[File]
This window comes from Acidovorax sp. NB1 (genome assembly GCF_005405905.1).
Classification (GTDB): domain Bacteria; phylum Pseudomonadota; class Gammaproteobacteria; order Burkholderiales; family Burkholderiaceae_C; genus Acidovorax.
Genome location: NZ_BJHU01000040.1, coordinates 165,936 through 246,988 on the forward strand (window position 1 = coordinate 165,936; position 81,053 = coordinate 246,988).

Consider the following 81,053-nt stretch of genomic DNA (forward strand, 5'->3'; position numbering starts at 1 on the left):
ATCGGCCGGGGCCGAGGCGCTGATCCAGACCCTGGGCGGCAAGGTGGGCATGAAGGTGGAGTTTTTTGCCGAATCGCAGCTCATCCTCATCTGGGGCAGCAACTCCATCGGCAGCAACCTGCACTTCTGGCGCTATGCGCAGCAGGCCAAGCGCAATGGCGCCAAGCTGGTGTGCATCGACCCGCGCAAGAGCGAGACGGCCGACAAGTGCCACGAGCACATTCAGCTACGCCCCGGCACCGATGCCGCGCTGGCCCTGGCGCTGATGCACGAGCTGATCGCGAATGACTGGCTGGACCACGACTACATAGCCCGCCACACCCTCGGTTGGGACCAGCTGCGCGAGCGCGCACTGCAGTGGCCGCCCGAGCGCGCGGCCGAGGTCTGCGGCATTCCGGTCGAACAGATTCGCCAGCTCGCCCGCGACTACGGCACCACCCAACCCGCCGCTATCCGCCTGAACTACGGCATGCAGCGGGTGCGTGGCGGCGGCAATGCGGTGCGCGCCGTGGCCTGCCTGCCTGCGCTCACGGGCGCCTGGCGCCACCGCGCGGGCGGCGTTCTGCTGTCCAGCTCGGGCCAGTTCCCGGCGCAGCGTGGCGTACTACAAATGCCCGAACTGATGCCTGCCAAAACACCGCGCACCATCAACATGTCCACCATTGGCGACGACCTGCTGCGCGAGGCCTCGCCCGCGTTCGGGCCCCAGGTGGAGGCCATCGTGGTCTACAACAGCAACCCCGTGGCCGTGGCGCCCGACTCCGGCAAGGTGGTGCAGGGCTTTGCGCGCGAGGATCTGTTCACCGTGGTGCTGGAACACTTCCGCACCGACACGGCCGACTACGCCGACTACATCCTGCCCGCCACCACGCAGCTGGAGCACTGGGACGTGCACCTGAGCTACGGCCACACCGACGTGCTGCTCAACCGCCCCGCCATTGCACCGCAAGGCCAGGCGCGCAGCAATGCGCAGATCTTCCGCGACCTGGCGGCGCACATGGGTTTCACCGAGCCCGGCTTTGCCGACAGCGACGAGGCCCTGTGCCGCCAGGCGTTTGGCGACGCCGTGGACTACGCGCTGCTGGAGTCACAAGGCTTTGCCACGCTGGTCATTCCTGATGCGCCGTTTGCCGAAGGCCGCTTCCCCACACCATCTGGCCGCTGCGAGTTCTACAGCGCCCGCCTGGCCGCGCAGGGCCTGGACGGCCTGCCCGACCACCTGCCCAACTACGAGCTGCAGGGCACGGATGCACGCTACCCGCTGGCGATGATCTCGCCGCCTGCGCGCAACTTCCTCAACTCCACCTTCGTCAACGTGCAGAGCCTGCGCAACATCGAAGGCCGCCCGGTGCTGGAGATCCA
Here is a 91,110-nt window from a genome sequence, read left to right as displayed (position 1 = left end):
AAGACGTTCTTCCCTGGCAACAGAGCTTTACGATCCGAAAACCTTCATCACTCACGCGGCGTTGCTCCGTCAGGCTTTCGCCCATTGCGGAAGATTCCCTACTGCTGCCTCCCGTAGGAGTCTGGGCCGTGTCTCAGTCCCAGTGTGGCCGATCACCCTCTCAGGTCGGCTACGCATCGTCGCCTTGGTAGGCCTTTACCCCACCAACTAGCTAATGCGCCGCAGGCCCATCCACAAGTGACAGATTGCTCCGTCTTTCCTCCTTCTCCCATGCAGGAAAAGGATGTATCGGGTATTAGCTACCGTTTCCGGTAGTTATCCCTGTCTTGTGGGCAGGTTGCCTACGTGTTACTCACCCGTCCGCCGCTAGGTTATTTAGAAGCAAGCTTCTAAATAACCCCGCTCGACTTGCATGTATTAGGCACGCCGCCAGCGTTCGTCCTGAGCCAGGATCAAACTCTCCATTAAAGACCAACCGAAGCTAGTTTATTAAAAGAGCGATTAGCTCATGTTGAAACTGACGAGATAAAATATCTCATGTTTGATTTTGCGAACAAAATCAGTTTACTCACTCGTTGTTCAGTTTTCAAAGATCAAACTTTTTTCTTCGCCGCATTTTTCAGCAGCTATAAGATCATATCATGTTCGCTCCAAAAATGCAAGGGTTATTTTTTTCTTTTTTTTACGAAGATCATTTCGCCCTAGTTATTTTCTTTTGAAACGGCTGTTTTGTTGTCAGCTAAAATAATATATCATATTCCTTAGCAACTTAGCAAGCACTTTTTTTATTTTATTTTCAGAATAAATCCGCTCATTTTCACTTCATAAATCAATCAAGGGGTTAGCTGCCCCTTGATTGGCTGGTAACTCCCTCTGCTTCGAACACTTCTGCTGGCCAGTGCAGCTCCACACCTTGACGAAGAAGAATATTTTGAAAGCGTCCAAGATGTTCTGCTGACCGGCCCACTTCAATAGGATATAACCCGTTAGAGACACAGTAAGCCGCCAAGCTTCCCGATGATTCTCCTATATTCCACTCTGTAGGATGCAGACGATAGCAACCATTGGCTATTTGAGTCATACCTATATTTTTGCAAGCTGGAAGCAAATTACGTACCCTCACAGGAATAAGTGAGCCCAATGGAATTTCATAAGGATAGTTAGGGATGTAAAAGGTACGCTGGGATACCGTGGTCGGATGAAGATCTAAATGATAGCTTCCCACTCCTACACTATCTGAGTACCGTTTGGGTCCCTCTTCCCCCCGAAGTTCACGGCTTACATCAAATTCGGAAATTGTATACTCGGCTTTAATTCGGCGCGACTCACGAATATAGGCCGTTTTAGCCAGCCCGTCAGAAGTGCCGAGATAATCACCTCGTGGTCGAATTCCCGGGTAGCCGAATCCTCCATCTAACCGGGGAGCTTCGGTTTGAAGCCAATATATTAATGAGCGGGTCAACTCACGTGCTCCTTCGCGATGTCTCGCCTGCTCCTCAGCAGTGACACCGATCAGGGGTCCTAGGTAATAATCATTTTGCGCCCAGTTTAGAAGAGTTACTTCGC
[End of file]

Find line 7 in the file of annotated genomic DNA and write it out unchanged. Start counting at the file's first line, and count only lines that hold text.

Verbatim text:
AAGACGTTCTTCCCTGGCAACAGAGCTTTACGATCCGAAAACCTTCATCACTCACGCGGCGTTGCTCCGTCAGGCTTTCGCCCATTGCGGAAGATTCCCTACTGCTGCCTCCCGTAGGAGTCTGGGCCGTGTCTCAGTCCCAGTGTGGCCGATCACCCTCTCAGGTCGGCTACGCATCGTCGCCTTGGTAGGCCTTTACCCCACCAACTAGCTAATGCGCCGCAGGCCCATCCACAAGTGACAGATTGCTCCGTCTTTCCTCCTTCTCCCATGCAGGAAAAGGATGTATCGGGTATTAGCTACCGTTTCCGGTAGTTATCCCTGTCTTGTGGGCAGGTTGCCTACGTGTTACTCACCCGTCCGCCGCTAGGTTATTTAGAAGCAAGCTTCTAAATAACCCCGCTCGACTTGCATGTATTAGGCACGCCGCCAGCGTTCGTCCTGAGCCAGGATCAAACTCTCCATTAAAGACCAACCGAAGCTAGTTTATTAAAAGAGCGATTAGCTCATGTTGAAACTGACGAGATAAAATATCTCATGTTTGATTTTGCGAACAAAATCAGTTTACTCACTCGTTGTTCAGTTTTCAAAGATCAAACTTTTTTCTTCGCCGCATTTTTCAGCAGCTATAAGATCATATCATGTTCGCTCCAAAAATGCAAGGGTTATTTTTTTCTTTTTTTTACGAAGATCATTTCGCCCTAGTTATTTTCTTTTGAAACGGCTGTTTTGTTGTCAGCTAAAATAATATATCATATTCCTTAGCAACTTAGCAAGCACTTTTTTTATTTTATTTTCAGAATAAATCCGCTCATTTTCACTTCATAAATCAATCAAGGGGTTAGCTGCCCCTTGATTGGCTGGTAACTCCCTCTGCTTCGAACACTTCTGCTGGCCAGTGCAGCTCCACACCTTGACGAAGAAGAATATTTTGAAAGCGTCCAAGATGTTCTGCTGACCGGCCCACTTCAATAGGATATAACCCGTTAGAGACACAGTAAGCCGCCAAGCTTCCCGATGATTCTCCTATATTCCACTCTGTAGGATGCAGACGATAGCAACCATTGGCTATTTGAGTCATACCTATATTTTTGCAAGCTGGAAGCAAATTACGTACCCTCACAGGAATAAGTGAGCCCAATGGAATTTCATAAGGATAGTTAGGGATGTAAAAGGTACGCTGGGATACCGTGGTCGGATGAAGATCTAAATGATAGCTTCCCACTCCTACACTATCTGAGTACCGTTTGGGTCCCTCTTCCCCCCGAAGTTCACGGCTTACATCAAATTCGGAAATTGTATACTCGGCTTTAATTCGGCGCGACTCACGAATATAGGCCGTTTTAGCCAGCCCGTCAGAAGTGCCGAGATAATCACCTCGTGGTCGAATTCCCGGGTAGCCGAATCCTCCATCTAACCGGGGAGCTTCGGTTTGAAGCCAATATATTAATGAGCGGGTCAACTCACGTGCTCCTTCGCGATGTCTCGCCTGCTCCTCAGCAGTGACACCGATCAGGGGTCCTAGGTAATAATCATTTTGCGCCCAGTTTAGAAGAGTTACTTCGC